Two-thirds of women are married before the age of 18, with over a quarter in unions before the age of 15. Speaking to IRIN, a manager at the Family Planning Association of Bangladesh admitted “early marriage is a big problem”.
According to the United Nations, the average age for a Bangladeshi woman having her first child is just 16 years. Younger girls face a higher risk of complications during birth and experts are concerned that the country will be unable to reduce deaths among women, unless the culture of early marriage can be changed. Maternal mortality rates remain high, with nearly 350 women dying for every 100,000 live births in 2008.
Dulali Begum was one such case. Married at 14 because of financial hardship in her family, the teenager died shortly afterwards during pregnancy. Dulali’s father told IRIN’s reporter “I am responsible for my daughter’s death. If I had not married off my daughter at 14, she would not have died.” Now whenever he is able, he tells others in his community not to make the same mistake.
The government of Bangladesh offers an incentive for marriage to be postponed by providing secondary school scholarships to girls who remain in school. A number of agencies and non-governmental organisations are also actively working on this issue in Bangladesh. The International Planned Parenthood Federation (IPPF) funds a programme called ‘Girls Decide’, which sends workers to visit schools and talk about under-age marriage and sexual health issues. The United Nations Children’s Fund (UNICEF) also sponsors over 2,500 adolescent centres across 28 districts. At these centres, adolescent leaders are trained to educate their peers about child rights and speak to them about issues such as dowries.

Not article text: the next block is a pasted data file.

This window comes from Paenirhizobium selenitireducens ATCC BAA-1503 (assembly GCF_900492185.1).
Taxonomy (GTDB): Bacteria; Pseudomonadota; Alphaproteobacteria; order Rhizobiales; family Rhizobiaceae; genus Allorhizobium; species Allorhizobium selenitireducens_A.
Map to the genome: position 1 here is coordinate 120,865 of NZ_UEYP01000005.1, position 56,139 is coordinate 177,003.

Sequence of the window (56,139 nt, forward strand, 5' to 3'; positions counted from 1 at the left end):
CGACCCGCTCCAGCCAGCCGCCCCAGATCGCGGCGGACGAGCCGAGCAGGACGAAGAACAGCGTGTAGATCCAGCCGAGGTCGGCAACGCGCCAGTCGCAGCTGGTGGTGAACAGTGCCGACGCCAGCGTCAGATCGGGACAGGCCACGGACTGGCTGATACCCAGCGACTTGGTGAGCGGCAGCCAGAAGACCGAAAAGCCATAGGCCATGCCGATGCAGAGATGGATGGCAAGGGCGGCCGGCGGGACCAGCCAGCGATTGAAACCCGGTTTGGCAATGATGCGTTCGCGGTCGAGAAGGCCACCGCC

When daughters are married off at an early age, this reduces the amount families have to pay in a dowry. Fears about the sexual harassment of girls also play a part in persuading parents to marry their daughters earlier rather than later. According to the 1929 Child Marriage Restraint Act, it is illegal for parents to marry children under 18. However, authorities rarely intervene, unless the child is especially young; in March, police halted the wedding of a 10-year old girl in the Manikgani District, northwest of Dhaka. Now agencies are calling for the government to make more effort in enforcing the law. They would also like to see a much wider public awareness campaign. As one worker put it, only when society understands “the negative side of child marriage....can we stop it.”